Yone Moreno · Oct 2, 2020

[HL7 message processing] OBX segment is smaller than it should be when we use GetValueAt()


We would need your help:


We are processing a HL7 message.

Its OBX segment has 4318 characters


1) We get the OBX with the following line of code:

set textoCompleto = request.GetValueAt("5:3.2")


When we output its length with:

$$$LOGINFO("textoCompleto: "_textoCompleto)


It shows:

     $LENGTH(textoCompleto): 3497


 - So as we see it is being shortened


2) We get the OBX with the following line of code:

set textoCompleto = $PIECE(request.OutputToString(), "OBX", 2)


When we output its length with:

$$$LOGINFO("textoCompleto: "_textoCompleto)


It shows:

     $LENGTH(textoCompleto):  4318


It displays the correct length


Why does this line of code

set textoCompleto = request.GetValueAt("5:3.2")

cut the string below the correct size?


We have read:


0 1 49 1


Hey Yone - there's a few things going on here, but I'll try to explain as best I can.

For starters, calling "request.GetValueAt("5:3.2")" is returning to you the value of segment "3.2" of whatever is row 5 of your inbound message. If in your case this is an OBX, then this is only returning the content of OBX:3.2 (Which is some variation of Observation Identifier Text).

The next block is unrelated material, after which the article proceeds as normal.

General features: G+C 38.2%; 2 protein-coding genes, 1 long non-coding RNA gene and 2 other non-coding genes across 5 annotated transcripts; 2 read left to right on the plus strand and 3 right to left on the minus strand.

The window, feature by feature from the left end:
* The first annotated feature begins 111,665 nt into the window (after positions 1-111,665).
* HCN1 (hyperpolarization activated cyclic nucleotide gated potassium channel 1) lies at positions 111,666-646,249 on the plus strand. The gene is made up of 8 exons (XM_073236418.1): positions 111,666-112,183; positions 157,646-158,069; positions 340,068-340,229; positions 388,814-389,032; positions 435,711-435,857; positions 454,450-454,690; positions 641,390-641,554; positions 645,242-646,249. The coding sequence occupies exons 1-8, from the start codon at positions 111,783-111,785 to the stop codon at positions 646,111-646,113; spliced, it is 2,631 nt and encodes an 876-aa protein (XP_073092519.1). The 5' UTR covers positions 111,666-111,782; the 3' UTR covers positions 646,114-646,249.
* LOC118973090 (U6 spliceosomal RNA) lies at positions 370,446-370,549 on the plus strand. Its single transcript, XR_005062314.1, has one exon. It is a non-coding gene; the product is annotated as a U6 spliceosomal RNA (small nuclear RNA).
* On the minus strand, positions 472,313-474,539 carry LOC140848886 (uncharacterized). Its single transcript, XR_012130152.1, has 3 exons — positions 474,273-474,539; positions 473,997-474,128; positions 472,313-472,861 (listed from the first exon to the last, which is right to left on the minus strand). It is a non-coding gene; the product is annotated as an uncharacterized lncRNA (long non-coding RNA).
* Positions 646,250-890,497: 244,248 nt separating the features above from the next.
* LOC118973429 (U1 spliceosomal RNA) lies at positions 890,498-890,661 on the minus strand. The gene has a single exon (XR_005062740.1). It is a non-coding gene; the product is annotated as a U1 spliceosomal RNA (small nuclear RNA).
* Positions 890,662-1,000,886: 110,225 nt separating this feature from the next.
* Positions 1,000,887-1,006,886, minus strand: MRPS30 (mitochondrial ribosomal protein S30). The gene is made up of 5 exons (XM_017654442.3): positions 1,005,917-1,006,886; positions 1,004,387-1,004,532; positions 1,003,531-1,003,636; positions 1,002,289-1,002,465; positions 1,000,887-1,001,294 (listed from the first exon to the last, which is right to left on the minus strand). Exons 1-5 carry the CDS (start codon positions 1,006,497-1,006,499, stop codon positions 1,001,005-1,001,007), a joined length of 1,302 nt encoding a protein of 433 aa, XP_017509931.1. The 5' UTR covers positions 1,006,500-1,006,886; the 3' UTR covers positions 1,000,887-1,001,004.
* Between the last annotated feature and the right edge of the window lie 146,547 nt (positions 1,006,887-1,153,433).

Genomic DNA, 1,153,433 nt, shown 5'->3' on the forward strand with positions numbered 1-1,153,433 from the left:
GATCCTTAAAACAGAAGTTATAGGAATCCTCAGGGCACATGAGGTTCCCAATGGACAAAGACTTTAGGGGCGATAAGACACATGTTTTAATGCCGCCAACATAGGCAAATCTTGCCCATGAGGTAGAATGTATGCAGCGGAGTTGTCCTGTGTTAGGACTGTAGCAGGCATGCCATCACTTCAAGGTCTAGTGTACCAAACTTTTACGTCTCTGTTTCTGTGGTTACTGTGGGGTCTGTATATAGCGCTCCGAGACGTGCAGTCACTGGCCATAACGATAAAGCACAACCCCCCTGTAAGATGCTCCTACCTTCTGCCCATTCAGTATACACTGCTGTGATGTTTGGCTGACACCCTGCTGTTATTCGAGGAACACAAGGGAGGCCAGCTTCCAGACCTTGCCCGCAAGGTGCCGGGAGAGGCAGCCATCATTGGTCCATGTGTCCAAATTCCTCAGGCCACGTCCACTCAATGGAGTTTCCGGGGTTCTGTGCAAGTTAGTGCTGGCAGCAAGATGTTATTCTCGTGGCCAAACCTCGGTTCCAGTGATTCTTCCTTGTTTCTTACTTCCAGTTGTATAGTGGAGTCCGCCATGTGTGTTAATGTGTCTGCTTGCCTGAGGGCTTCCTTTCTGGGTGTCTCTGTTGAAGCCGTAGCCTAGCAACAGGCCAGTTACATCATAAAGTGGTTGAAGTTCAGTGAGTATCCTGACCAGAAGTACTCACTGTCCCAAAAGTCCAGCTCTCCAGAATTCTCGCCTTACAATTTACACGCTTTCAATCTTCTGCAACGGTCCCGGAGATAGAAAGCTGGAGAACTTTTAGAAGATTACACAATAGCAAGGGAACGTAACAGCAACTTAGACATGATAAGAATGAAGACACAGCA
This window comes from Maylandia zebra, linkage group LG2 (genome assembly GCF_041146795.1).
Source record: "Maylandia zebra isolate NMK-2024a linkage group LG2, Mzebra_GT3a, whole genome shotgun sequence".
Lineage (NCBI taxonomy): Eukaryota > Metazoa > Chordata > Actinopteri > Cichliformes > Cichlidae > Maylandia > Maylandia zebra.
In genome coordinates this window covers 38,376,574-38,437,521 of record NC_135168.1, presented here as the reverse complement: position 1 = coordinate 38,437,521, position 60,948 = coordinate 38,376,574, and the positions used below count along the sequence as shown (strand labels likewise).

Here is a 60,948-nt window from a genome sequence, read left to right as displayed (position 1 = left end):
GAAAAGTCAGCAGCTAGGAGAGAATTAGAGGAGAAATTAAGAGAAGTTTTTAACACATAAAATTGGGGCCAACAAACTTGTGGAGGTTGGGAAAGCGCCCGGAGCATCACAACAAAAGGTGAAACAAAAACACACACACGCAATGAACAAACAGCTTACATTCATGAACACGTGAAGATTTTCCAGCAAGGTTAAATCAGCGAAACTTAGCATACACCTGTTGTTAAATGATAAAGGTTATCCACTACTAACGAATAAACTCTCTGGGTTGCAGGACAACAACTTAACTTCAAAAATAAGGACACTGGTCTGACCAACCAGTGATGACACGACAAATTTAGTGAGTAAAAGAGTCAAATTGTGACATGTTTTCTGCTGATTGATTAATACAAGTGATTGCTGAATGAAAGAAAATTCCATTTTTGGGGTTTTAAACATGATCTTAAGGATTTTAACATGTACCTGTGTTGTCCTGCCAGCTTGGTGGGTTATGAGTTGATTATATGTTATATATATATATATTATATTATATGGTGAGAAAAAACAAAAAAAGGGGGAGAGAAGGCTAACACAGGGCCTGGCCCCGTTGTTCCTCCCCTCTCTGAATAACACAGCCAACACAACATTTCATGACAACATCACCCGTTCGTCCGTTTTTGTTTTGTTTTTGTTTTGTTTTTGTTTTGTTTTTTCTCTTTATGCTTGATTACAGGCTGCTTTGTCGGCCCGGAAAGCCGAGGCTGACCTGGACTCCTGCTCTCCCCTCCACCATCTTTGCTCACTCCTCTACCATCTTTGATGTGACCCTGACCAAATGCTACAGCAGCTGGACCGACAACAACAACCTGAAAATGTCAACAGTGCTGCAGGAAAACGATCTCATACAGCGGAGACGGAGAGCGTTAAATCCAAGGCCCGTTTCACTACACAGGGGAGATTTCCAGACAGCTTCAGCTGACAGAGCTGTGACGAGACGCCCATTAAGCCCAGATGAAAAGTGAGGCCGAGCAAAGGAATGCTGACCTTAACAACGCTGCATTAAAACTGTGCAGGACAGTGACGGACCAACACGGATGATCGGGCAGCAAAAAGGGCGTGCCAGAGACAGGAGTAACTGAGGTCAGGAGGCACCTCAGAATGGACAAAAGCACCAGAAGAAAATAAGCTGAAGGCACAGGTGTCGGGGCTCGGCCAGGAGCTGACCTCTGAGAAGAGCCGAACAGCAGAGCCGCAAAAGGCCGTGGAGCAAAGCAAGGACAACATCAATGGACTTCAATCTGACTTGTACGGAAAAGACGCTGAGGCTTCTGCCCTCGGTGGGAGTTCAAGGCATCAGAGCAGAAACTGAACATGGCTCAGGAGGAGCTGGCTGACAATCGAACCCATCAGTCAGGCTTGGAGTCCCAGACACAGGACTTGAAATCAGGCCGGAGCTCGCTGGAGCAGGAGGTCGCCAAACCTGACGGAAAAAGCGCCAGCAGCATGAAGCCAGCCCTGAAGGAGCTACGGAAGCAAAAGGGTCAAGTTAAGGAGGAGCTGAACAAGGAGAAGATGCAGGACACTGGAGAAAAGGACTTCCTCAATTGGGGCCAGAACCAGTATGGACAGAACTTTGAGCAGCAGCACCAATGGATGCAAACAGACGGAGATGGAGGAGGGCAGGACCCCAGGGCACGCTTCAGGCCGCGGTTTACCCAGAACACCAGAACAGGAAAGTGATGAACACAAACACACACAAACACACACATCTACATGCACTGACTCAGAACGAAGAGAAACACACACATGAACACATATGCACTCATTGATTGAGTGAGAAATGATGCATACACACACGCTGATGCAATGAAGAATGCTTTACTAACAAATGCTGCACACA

When you are then outputting the entire HL7 message to a string and then running "$PIECE(request.OutputToString(), "OBX", 2)" you are getting every character in the string after the literal text "OBX"

So if we use this fake message as an example:


Calling "request.GetValueAt("5:3.2")" and then evaluating its length would give you 6, as OBX:3.2 is "SODIUM" in the above. If you then output the above into a string and then checked the length of the output from "$PIECE(request.OutputToString(), "OBX", 2)"  you would be evaluating all that is highlighted above.

Now with that being said, it is not a good idea to make assumptions that a specific row within a message will be a set segment type. Certainly in my case, all it would take is for a few NTE segments to be present in a message, and "5:3.2" could easily be part of an OBR or NTE.